The World Economic Forum (WEF) has just announced more than 50 companies now comprise its First Movers Coalition, launched by President Biden at COP26 to decarbonise heavy industry.
The corporates involved represent some serious clout; their market cap is about $8.5 trillion across five continents. WEF says they have sent the largest market signal in history to commercialise emerging clean technologies.
They are, it says, making unprecedented advance purchase commitments by 2030 for near-zero carbon, steel, aluminium, shipping, trucking and aviation, as well as advanced carbon dioxide removal solutions.
It all sounds excellent for both greener practice, Net Zero and for carbon emissions. But business coalitions, partnerships and growth groups are hardly new. Is there anything here to suggest radical agendas that might impact powerfully on profit and climate?
Global technology giants Alphabet and Microsoft, along with AES, Aveva, Ball Corporation, BHP, Consolidated Contractors Company, Ecolab, Enel, EY, FedEx, Ford Motor Company, HeidelbergCement, Mitsui O.S.K. Lines, National Grid, Novelis, PWC, Schneider Electric, Swiss Re and Vestas are all new members.
It’s a long list, but worth repeating as by any estimation these are some massive businesses. With this expansion, coalition membership collective market value exceeds ten per cent of the total Fortune Global 2000.
Further, in addition to the US government, the coalition welcomes India, Japan and Sweden to the Steering Board, as well as Denmark, Italy, Norway, Singapore and the United Kingdom as government partners. These will invite more companies from their countries to join the coalition and will pursue public policies to commercialise the green technologies that corporate members commit to purchasing.
Evidently, partnership between business and government will be key to success, but the coalition is also launching two new sectors: carbon dioxide removal and aluminium, which join the four existing sectoral pledges on aviation, shipping, steel and trucking launched at COP26.
On carbon dioxide removal, Alphabet, Microsoft and Salesforce have collectively committed $500 million. Microsoft will serve as an expert partner by sharing lessons from its carbon removal auctions.
Boston Consulting Group commits to removing 100,000 tonnes of carbon, while three additional companies have each committed to 50,000 tonnes or $25 million of carbon removal: AES, Mitsui O.S.K. Lines and Swiss Re.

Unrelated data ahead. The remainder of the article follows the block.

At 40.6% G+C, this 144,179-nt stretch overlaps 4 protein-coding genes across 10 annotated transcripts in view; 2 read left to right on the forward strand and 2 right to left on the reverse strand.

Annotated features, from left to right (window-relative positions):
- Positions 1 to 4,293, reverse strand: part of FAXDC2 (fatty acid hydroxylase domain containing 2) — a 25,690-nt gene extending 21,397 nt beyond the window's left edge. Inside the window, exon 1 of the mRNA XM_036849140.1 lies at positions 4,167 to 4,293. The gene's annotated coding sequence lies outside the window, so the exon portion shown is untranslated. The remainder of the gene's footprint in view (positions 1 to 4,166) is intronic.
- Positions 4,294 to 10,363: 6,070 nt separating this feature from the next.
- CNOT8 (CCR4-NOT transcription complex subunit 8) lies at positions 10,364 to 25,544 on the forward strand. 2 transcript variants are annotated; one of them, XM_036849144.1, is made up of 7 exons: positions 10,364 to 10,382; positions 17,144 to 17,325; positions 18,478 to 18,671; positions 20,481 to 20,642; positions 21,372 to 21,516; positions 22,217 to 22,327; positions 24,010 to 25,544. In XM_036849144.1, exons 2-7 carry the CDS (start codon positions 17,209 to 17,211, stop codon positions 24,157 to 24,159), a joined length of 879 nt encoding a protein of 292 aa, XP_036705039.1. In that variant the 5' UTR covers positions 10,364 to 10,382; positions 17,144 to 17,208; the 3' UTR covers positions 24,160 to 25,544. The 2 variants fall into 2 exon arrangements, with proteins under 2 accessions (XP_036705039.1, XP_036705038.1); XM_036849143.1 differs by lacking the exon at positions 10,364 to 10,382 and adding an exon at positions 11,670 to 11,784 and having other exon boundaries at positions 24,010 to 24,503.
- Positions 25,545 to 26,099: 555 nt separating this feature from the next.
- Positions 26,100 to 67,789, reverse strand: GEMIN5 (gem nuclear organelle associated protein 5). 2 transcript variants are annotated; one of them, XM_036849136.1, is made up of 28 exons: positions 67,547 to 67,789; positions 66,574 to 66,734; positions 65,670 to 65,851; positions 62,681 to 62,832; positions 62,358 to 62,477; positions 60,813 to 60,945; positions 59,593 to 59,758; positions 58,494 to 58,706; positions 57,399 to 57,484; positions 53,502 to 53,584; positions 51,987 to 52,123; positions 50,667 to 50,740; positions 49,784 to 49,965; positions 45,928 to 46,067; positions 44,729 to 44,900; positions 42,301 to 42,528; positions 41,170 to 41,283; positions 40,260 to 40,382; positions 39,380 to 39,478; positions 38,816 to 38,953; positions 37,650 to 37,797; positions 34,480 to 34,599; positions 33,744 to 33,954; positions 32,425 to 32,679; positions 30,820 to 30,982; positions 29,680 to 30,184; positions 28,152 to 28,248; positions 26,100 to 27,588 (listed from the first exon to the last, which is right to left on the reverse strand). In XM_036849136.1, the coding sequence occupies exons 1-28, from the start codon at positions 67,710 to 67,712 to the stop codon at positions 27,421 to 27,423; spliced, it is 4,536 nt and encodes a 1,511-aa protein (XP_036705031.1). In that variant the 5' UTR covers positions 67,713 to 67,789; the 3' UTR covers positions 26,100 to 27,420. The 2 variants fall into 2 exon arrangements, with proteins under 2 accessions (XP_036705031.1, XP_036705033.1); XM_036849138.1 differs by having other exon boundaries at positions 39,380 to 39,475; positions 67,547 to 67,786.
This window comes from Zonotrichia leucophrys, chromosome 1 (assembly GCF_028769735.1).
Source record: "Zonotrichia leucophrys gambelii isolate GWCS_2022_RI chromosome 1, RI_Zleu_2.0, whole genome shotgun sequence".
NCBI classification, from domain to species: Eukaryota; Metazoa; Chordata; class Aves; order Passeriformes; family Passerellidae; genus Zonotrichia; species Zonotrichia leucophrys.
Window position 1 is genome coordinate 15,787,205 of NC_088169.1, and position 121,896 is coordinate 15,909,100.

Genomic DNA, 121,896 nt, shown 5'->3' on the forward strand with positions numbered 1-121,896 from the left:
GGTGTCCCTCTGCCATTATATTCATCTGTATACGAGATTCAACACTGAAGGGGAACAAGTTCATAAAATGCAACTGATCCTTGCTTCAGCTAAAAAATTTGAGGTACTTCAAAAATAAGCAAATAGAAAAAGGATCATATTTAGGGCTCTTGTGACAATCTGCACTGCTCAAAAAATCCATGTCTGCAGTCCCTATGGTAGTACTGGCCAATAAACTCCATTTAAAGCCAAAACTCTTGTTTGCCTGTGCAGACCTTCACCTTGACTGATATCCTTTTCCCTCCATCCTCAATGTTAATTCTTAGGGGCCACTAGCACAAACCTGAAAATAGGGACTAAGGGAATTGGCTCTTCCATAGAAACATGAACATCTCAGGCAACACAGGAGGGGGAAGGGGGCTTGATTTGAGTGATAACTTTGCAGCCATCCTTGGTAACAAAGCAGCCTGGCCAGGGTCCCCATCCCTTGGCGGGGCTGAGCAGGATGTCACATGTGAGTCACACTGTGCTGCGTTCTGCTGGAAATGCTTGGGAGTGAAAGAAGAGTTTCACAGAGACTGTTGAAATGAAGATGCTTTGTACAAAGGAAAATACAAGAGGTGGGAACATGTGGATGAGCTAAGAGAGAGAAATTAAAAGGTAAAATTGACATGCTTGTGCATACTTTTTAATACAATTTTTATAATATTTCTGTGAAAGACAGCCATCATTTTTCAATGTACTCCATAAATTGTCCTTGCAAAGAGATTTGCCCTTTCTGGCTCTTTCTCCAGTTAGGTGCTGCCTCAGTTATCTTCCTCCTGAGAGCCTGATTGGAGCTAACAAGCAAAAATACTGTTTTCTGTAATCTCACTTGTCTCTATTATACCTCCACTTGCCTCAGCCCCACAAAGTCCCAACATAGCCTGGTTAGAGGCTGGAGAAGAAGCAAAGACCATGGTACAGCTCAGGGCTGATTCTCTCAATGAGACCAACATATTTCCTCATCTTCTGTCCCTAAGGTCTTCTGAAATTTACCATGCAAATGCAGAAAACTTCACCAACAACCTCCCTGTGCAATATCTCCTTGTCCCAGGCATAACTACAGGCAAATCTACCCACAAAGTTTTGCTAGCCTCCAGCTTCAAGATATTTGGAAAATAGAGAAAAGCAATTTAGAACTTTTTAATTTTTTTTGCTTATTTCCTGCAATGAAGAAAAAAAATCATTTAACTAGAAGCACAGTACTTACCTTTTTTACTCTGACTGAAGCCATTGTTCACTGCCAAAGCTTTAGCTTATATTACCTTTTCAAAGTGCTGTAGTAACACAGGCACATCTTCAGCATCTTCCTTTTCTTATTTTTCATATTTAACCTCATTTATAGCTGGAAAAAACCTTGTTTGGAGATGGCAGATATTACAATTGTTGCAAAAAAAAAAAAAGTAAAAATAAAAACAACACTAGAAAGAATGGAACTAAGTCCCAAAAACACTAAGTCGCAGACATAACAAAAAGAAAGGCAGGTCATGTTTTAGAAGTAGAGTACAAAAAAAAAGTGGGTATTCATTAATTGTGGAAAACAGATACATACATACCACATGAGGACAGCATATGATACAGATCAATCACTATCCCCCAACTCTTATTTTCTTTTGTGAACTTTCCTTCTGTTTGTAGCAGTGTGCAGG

The pledges mean members must deliver on their commitments by 2030 and demonstrate that the carbon can be stored for more than 1000 years.
No matter your feelings on storage versus avoiding using carbon upfront, removal, says WEF, is the process of removing carbon dioxide from the atmosphere and locking it away. It cites the latest Intergovernmental Panel on Climate Change (IPCC) report that says limiting global temperature rise to 1.5⁰C will now be impossible without carbon removal solutions.
Ball Corporation, Ford Motor Company, Novelis, Trafigura and Volvo Group become founding members of the coalition’s new aluminium sector, committing to have near-zero carbon emissions from ten per cent of their primary aluminium purchases by 2030.
US Special Presidential Envoy for Climate John Kerry said: “The purchasing commitments made by the First Movers Coalition represent the highest-leverage climate action that companies can take – because creating the early markets to scale advanced technologies materially reduces the whole world’s emissions – not just any company’s own footprint.
“With today’s expansion, the coalition has achieved scale across the world’s leading companies and support from committed governments around the world to tackle the hardest challenge of the climate crisis: reducing the emissions from the sectors where we don’t yet have the toolkit to replace unabated fossil fuels and swiftly reach Net Zero emissions.”